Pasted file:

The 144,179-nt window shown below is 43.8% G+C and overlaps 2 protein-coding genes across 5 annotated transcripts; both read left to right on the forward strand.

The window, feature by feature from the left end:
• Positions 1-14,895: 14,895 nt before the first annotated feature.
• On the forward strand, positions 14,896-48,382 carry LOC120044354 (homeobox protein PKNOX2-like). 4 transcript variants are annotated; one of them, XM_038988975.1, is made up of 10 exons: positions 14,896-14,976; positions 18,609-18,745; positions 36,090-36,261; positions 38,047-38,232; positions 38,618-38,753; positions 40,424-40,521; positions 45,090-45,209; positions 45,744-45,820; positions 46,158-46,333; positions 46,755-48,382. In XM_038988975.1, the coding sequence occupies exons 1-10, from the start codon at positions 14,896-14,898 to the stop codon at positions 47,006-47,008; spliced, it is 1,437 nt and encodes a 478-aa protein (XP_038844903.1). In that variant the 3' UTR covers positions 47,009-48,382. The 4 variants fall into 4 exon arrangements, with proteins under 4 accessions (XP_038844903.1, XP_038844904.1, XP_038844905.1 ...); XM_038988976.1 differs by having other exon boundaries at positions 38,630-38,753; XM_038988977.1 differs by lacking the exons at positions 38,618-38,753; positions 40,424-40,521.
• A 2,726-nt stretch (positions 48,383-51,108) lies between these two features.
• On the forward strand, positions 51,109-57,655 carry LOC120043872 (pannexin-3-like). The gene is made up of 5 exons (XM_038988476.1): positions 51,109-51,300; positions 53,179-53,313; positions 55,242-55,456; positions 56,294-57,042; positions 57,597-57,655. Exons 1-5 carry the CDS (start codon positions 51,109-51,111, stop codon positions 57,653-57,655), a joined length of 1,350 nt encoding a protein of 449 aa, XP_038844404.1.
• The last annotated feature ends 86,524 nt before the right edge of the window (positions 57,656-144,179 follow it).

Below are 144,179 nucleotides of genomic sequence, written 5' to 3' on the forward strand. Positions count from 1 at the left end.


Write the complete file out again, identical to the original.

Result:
The 144,179-nt window shown below is 43.8% G+C and overlaps 2 protein-coding genes across 5 annotated transcripts; both read left to right on the forward strand.

The window, feature by feature from the left end:
• Positions 1-14,895: 14,895 nt before the first annotated feature.
• On the forward strand, positions 14,896-48,382 carry LOC120044354 (homeobox protein PKNOX2-like). 4 transcript variants are annotated; one of them, XM_038988975.1, is made up of 10 exons: positions 14,896-14,976; positions 18,609-18,745; positions 36,090-36,261; positions 38,047-38,232; positions 38,618-38,753; positions 40,424-40,521; positions 45,090-45,209; positions 45,744-45,820; positions 46,158-46,333; positions 46,755-48,382. In XM_038988975.1, the coding sequence occupies exons 1-10, from the start codon at positions 14,896-14,898 to the stop codon at positions 47,006-47,008; spliced, it is 1,437 nt and encodes a 478-aa protein (XP_038844903.1). In that variant the 3' UTR covers positions 47,009-48,382. The 4 variants fall into 4 exon arrangements, with proteins under 4 accessions (XP_038844903.1, XP_038844904.1, XP_038844905.1 ...); XM_038988976.1 differs by having other exon boundaries at positions 38,630-38,753; XM_038988977.1 differs by lacking the exons at positions 38,618-38,753; positions 40,424-40,521.
• A 2,726-nt stretch (positions 48,383-51,108) lies between these two features.
• On the forward strand, positions 51,109-57,655 carry LOC120043872 (pannexin-3-like). The gene is made up of 5 exons (XM_038988476.1): positions 51,109-51,300; positions 53,179-53,313; positions 55,242-55,456; positions 56,294-57,042; positions 57,597-57,655. Exons 1-5 carry the CDS (start codon positions 51,109-51,111, stop codon positions 57,653-57,655), a joined length of 1,350 nt encoding a protein of 449 aa, XP_038844404.1.
• The last annotated feature ends 86,524 nt before the right edge of the window (positions 57,656-144,179 follow it).

Below are 144,179 nucleotides of genomic sequence, written 5' to 3' on the forward strand. Positions count from 1 at the left end.